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Understanding the Healthcare Strategic Implementation Process

by Liz Fobare on May 15, 2019

healthcare strategy

Even the most beautiful strategic plan can’t bear fruit until your team knows how to implement it.  Organizational goals are broad and aspirational by nature, and as such it’s easy for healthcare strategy to falter in implementation when:

  • Initiative drivers are poorly defined (no ownership or accountability)
  • Strategic goals haven’t been translated into concrete deliverables
  • Implementing staff are misaligned with senior leadership’s vision
  • The strategy team lacks the skills and knowledge required to succeed

Without all of the necessary pieces in place, a brilliant strategic planning process can only produce a document that will collect dust—unread—in a file cabinet.  It’s important to prepare your healthcare organization for implementation even as the strategy is still being mapped. And that means asking the right questions before you begin.

Here are the answers to a few salient questions you should be asking to understand the healthcare strategic implementation process:

What Is Implementation?

Implementation is one spoke on the wheel of the strategy, implementation, and execution trinity.  Wheel spokes are perhaps a better analogy than a linear road because each aspect is cyclical and continually rolls forward in a successful organization.

Erica Olsen’s Strategic Planning For Dummies defines implementation as “the process that turns strategies and plans into actions to accomplish strategic objectives and goals.”  In other words, it’s the bridge between your abstract strategic plan and the concrete results you seek. Strategies are only words until you’ve applied them to specific initiatives with measurable results.

However, this is not to say that implementation is the “doing” to strategy’s “thinking.”  All three elements of the planning-implementing-executing triad involve both decisions and actions, ideas and products.  They simply focus on a unique collection of activities, people, and software tools for their stage of the strategic process.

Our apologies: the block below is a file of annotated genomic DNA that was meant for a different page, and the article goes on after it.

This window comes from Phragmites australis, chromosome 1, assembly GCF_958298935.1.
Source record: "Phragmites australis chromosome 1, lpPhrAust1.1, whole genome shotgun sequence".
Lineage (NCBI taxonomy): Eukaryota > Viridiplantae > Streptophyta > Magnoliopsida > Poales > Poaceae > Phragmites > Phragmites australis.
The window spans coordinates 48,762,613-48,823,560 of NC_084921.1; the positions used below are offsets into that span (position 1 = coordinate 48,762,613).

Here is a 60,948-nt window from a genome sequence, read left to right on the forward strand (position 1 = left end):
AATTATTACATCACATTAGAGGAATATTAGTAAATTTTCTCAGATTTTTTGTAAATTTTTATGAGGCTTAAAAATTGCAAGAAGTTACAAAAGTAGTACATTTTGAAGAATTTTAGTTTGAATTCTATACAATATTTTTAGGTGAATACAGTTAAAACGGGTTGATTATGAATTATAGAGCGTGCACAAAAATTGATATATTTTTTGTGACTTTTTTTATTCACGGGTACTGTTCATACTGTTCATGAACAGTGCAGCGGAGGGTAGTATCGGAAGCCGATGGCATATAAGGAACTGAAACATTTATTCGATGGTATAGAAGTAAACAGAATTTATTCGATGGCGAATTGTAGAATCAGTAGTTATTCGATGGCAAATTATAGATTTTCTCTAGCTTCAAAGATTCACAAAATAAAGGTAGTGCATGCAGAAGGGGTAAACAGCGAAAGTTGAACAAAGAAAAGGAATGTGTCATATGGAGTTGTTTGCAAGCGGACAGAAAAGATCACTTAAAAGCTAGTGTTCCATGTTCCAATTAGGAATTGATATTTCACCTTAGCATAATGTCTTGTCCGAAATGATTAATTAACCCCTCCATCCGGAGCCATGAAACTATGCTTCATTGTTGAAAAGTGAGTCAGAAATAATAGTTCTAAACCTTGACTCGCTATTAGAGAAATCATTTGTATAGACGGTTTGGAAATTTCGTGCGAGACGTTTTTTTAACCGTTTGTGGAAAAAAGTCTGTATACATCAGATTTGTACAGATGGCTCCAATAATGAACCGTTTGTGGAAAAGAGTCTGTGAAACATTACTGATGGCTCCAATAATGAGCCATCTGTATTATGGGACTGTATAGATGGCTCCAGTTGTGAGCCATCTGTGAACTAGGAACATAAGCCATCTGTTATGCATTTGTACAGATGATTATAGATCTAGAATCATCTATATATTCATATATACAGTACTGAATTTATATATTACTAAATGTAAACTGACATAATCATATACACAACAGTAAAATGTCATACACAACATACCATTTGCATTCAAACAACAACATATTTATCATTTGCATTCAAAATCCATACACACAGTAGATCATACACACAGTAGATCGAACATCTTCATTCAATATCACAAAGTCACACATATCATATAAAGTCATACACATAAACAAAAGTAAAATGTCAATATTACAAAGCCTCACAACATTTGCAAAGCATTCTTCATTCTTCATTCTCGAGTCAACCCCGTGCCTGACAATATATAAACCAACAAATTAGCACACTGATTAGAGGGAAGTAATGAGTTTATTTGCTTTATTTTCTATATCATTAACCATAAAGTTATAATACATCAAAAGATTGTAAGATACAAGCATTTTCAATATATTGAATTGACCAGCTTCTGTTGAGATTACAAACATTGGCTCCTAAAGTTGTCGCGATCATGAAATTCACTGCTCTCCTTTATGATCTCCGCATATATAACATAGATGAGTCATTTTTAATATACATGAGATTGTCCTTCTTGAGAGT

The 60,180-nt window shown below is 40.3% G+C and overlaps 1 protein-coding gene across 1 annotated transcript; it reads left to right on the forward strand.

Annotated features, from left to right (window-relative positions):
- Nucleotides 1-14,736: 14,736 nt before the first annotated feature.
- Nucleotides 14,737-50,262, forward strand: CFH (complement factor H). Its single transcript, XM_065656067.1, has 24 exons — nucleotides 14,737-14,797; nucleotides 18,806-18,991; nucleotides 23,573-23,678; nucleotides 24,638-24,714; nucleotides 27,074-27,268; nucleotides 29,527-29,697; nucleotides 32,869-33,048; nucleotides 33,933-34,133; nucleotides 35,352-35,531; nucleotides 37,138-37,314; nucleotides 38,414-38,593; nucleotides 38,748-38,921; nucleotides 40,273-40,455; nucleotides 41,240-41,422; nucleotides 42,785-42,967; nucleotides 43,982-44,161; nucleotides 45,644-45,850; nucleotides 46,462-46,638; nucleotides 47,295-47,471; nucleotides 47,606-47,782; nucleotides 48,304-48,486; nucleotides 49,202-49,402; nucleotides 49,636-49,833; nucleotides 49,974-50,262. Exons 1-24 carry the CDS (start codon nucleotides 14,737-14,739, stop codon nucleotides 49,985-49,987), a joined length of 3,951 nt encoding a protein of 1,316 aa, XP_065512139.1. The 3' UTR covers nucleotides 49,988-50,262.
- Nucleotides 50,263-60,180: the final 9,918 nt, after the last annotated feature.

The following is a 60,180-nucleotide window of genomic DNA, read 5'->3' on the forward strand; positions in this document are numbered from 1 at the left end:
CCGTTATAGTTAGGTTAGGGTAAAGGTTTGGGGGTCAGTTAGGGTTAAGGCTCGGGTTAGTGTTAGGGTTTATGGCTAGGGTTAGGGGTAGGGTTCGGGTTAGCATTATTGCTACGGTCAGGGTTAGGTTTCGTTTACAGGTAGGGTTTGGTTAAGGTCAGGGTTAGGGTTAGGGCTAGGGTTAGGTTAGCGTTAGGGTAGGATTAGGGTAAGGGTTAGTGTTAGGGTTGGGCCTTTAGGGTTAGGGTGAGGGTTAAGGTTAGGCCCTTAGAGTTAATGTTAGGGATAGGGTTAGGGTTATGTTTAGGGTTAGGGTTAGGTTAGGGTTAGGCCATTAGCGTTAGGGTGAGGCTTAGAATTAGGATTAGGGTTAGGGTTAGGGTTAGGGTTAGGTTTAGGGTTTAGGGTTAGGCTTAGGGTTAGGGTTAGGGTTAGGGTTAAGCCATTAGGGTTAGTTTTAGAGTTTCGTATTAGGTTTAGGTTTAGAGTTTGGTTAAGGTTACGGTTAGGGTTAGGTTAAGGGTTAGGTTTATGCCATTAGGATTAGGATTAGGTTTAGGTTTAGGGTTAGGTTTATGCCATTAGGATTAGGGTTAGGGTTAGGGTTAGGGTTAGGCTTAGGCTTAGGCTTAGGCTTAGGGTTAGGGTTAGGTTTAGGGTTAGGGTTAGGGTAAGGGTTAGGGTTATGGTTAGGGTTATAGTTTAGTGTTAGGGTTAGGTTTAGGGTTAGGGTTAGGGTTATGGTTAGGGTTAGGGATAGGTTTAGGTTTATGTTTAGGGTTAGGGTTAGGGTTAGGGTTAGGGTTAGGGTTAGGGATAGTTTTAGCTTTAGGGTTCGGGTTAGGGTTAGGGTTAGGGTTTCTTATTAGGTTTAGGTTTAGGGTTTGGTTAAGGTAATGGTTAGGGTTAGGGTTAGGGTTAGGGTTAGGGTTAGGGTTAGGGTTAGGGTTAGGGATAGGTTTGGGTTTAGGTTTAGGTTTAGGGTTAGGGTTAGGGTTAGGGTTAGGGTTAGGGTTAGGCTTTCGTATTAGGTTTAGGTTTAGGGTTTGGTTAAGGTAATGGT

Where Do I Start the Implementation Process?

The first thing you should do is align senior leadership around a common language for your healthcare strategy’s vision.  You’ve already developed goals and plans for how you’ll achieve or measure them by this point. Only with shared understanding and shared terminology can your message be consistent throughout the organization.  A unified message is critical to realizing your goals.

This means selecting a framework for strategic implementation with a comprehensive structure that synergizes every step of the strategy team’s process.  The Balanced Scorecard is one example of a one-stop, beginning-to-end system for planning, mapping, implementing, and executing your business strategy.

Who Will Implement the Strategy in Healthcare?

In one sense, anyone and everyone in your organization can be responsible for implementing strategy at some level—new initiatives, processes, and technology will require the full organization’s effort and cooperation.  However, be careful not to mistake operations for strategy. The fact that a department leader or doctor is directly tasked with integrating a new procedure doesn’t mean that they are given responsibility for strategic implementation or tracking the progress of the strategy.  That belongs to the strategy office.

  • The Strategy Office

Strategic leadership should sit firmly in your strategy office, and it’s important not to pile other responsibilities onto the plate of the strategy team.  It’s easy to fall into the trap of tapping the personnel who are closest to high-level organizational knowledge—strategists—with leadership’s side-projects.  

Risk Management and the Strategy Execution System